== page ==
Get Ready for Winter Unless you’re an RVing snowbird, it’s about time to winterize your RV and put it away during the coming months of cold. Read on for a few tips on getting your RV ready for storage.
First, even though it’s called winterizing, the process of prepping your RV for non-use should actually be done prior to winter, usually during October or early November. And even though there are some general rules to DIY winterizing, which we’ll discuss below, you should always read your vehicle’s owner’s manual to check for any specific instructions about winterizing your model. In particular, your manual should tell you how to winterize your appliance models.
Winterizing Your RV’s Plumbing
The trickiest thing to winterize—which is also the most important—is the plumbing system, because your water tanks can damage easily if they are exposed to freezing temperatures. Luckily, there are a couple ways to avoid bursting pipes: you can drain all your tanks or use antifreeze. But we recommend doing both, just in case any extra water collects after your holding tanks have been drained.
To start, drain all your holding tanks: freshwater, gray water, black water and the water heater (but not while it’s hot!) After draining, it’s a good time to clean out all your tanks, which is easier when you use a water wand (find all the tools you need for winterizing here). If your tanks aren’t easily accessed, then refill the empty tank with fresh water and bleach (laundry detergent works, too) and take your rig for a drive…preferably somewhere bumpy! This will clean out the tank if you can’t get to it. Once you’re done, drain the tank again completely.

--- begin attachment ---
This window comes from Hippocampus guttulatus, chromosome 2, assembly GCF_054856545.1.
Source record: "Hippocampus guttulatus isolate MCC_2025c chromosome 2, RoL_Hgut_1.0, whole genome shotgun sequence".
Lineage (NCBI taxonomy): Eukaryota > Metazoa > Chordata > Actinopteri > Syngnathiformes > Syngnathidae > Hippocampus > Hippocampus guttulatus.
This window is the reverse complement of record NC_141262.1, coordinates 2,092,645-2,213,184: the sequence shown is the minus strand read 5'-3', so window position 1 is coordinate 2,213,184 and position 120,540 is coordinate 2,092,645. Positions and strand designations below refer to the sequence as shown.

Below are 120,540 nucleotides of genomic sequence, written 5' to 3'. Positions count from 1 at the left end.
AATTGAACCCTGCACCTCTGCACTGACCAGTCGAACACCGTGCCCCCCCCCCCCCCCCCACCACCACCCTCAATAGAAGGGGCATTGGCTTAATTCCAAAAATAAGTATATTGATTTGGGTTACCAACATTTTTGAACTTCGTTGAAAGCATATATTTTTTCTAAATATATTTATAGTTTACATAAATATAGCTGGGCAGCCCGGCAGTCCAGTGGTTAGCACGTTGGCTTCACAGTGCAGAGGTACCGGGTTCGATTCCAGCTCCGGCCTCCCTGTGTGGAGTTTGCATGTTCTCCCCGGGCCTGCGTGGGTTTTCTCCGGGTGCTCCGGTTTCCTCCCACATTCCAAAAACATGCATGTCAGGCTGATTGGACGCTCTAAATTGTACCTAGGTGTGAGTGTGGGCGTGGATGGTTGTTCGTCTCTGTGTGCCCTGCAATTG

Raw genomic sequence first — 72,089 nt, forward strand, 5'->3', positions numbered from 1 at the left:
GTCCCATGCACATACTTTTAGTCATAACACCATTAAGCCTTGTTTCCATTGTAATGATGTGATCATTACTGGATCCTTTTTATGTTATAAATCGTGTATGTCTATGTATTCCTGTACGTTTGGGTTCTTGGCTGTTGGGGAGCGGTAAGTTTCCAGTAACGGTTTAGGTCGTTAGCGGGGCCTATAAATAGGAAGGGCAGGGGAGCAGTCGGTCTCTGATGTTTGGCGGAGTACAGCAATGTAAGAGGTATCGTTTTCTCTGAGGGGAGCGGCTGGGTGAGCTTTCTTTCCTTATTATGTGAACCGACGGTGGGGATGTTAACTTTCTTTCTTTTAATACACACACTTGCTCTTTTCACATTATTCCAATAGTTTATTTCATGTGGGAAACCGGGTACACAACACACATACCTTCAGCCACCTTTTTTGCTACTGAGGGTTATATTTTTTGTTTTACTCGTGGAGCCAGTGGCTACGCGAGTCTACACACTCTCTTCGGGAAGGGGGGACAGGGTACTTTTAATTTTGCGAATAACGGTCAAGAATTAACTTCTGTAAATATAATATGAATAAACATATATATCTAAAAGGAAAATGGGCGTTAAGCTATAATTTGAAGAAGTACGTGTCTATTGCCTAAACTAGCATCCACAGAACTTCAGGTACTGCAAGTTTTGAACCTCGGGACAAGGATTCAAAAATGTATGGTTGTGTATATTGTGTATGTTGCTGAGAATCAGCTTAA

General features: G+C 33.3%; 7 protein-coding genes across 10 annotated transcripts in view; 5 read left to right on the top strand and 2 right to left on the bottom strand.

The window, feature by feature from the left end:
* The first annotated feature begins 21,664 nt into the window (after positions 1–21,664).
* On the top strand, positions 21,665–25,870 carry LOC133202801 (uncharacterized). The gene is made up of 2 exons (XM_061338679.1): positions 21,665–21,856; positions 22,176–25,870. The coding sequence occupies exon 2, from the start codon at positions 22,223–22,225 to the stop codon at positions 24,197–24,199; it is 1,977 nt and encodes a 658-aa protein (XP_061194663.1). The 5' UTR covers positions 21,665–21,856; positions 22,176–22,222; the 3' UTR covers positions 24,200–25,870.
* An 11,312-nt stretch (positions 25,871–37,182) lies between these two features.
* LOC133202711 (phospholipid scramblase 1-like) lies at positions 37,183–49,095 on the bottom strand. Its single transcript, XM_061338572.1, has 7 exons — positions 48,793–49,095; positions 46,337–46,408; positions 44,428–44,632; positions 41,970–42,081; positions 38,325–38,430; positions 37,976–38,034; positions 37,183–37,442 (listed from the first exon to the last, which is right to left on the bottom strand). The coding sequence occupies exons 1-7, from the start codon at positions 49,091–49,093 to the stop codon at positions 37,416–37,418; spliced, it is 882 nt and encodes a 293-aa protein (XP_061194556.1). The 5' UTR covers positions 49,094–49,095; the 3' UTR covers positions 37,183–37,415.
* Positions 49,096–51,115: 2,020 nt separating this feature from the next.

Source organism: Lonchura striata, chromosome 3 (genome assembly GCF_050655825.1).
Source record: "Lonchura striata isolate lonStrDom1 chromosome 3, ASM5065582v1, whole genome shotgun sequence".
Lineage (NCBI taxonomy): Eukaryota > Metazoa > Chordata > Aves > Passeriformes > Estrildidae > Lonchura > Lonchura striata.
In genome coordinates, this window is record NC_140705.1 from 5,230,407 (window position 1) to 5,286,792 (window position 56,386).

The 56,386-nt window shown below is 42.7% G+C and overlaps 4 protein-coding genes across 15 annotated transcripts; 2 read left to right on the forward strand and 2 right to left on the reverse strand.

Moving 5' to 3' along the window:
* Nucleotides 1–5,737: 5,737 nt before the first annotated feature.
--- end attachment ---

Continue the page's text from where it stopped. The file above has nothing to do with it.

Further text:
Open all your faucets: sinks, shower heads, etc. Force all the extra water out of the system, but turn off all your water lines as soon as everything is empty to prevent damaging the system. Once all your faucets are closed, it’s time for antifreeze.
If you want to save some money, bypass the water heater by installing a bypass line. This means you won’t fill your water heater with antifreeze, too, so it will require a few gallons less of antifreeze.
Then, fill all your lines with antifreeze using a water pump converter kit. Run the pump on each fixture to your RV. This step can be difficult, but if you stop by our dealership we’ll be happy to show you how.
The last step is to pour a cup of antifreeze down each drain and flush a cup down the toilet, too. This makes sure there will be no standing water without antifreeze, and your water lines will be protected during the winter. Check out this diagram for a visual representation of how to apply antifreeze. And remember, RV antifreeze is designed to be nontoxic (unlike what’s used for cars) so it is safe for use in all your water tanks.
Other Steps for Winterizing your RV
Indoor storage is always recommended, but if you plan to store your RV outdoors, it should be completely covered. Covering the entire body will protect your RV from weathering and sun damage. Consider using blocks to take pressure off the tires, as this could damage and flatten them over time.
Also, cover all holes and points of access using cardboard, aluminum foil, or anything that will prevent mice and bugs from getting inside. Cover roof vents to keep birds out, and cover the air conditioning unit, too. Just to be safe, spray bug spray around the outside of your RV.
Other things seem obvious, but are easy to overlook. Remove all food from your vehicle, and thoroughly clean the interior and exterior—any dirt or buildup will only get worse with time. It’s a good time to clean out all appliances, too.
If you follow these steps, your RV should be all ready to sit for a few months until spring. But if you’d like your RV to be winterized professionally, or if you have questions about how to properly do it yourself, contact us today.